09:34 So soon after the Col d’Ichere the course turns off for the Marie Blanque climb infamous for the last 4k’s, which are apparently steep. The plan is to keep the 24 going until it steepens then use the 27. If I can do this seated then the Aubisque should be within my capabilities I tell myself as the climb starts in earnest. On the lower slopes I neck a tropical gel sachet for the final kick near the top. The road is narrow and there seems to be a lot of people walking already and I have to thread my way through the gaps, at times having to balance and wait for a gap to appear. Walkers are beginning to irritate the cyclists amongst us who neglect Etape Etiquette and fail to stay over to the right so it almost becomes a game of “frogger” darting for the gaps that open up. Twice whilst balancing I fall sideways when strong arms propel me forwards again and I manage a “merci” as I continue onwards and upwards. Matters are not helped by Tour vehicles forcing their way through, at one time an ambulance comes past and then the inevitable happens as it gets stuck and I catch it again. Then it all grinds to halt on the steep section and I have to stop momentarily before it gets going again, the ambulance starts going backwards amid the shouting as frustrated cyclists vent spleen. Two Gendarmes on motorbikes thread their way through the riders then suddenly pull over to the side of the road. One of the bikes has died on the ascent, and then when the Gendarme tries to get it going again the road is temporarily hidden in a cloud of exhaust fumes – just what you need when riding on the limit!! Many people take this as a cue to dismount and walk, I push on and count off the kilometres, the final section doesn’t seem too bad and I reach the top comfortably (though my memory may be a bit hazy?).
10:39 Over the top and the first proper feed is reached. I grab some water and make up a bidon of PSP22 whilst simultaneously sucking an orange quarter with great zeal all in the manner of saving time. Have a quick breather and take in the surroundings. Decide to have another orange quarter and get going again. Quite a short stop. Real time taken so far 3hrs 31mins. I calculate that if I can get to the top of the Aubisque in 6 hours then there is a slim chance that I could get a silver medal– to get a silver in my age group I would need to better 7hrs 27mins.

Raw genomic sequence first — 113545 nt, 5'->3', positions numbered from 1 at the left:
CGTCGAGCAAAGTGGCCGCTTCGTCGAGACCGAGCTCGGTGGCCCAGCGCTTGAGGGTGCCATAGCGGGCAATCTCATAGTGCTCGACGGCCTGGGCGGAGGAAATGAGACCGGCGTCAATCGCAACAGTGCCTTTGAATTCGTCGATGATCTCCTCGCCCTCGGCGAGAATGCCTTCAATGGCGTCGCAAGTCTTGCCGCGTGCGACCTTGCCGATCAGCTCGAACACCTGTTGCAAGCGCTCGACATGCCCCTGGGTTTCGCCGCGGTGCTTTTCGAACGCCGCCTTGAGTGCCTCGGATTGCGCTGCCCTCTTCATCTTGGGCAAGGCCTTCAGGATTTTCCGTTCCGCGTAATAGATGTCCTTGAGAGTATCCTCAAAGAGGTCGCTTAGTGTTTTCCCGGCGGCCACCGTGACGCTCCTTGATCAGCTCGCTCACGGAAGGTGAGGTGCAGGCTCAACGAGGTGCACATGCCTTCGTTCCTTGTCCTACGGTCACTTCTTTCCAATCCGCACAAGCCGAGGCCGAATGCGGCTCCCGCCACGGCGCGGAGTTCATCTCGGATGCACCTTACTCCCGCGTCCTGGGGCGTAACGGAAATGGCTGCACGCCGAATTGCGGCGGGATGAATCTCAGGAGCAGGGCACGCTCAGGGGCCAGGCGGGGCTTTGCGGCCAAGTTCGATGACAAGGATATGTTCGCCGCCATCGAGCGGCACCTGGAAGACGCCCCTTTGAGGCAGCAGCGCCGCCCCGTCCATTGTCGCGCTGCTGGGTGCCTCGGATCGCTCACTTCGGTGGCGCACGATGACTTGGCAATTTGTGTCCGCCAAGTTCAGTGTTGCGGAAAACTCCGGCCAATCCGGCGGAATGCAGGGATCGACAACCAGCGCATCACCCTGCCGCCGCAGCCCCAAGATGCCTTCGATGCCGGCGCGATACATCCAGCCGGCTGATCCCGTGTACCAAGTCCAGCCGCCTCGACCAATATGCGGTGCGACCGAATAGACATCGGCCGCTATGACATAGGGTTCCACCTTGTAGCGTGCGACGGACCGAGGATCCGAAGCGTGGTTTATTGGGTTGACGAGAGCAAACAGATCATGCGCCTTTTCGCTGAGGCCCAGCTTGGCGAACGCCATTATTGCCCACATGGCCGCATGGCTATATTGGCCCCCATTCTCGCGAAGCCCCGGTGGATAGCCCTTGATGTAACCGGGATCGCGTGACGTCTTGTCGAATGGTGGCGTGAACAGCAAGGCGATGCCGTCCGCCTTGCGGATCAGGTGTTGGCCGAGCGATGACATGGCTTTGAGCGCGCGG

Off the Marie Blanque and on the road to Laruns. Like lambs to the slaughter the pace picks up as the road is fast and the Aubisque is getting closer. Before too long the Elimination Point is reached in 4hrs 04mins and my silver medal hopes are slowly disappearing.
11:16 On the Aubisque and the first 5-6 k’s are a gentle introduction to proceedings but the heat soon makes them feel harder as I continually try to ride in the shade afforded by the trees. The aim is to keep the 24 sprocket going until Eaux-Bonnes (12k) to go and then shift up to the 27. My memories of the climb are fresh as I only drove down it the day before and know that there is a short 13% section to contend with. All the way up the climb I trick my mind into thinking that I’m a kilometre ahead of myself somehow hoping it will make it easier. Eaux-Bonnes is reached which means there are 12k’s to go. Through Eaux-Bonnes and the aim is to tackle each k as it comes, try and stay seated and not climb out of the saddle. On occasions to relieve the monotony of climbing I stand on the pedals briefly and watch as my heart rate gets closer to my anaerobic threshold (AT) and I sit down again and try to get my heart rate back down to what it was before I stood. Between Eaux-Bonnes and Gourette I know that there are two snow tunnels and the 13% section of road so I have some markers to aim for. Into the first tunnel which is full of cyclists trying to cool down as mid-day approaches and as the temperature risers there are a lot of “cooked” cyclists. Ticking off the clicks and Gourette is reached and from herein on it’s 4k of exposed road to the summit, only 2.5 miles to go which are visible from Gourette as you can see the riders up above snaking their way to the summit. I try to stay cool and maintain my pace albeit between 5 and 6mph and not stop. The “sommet” is reached in 1hr 45mins of constant riding – real time 5hrs 54mins.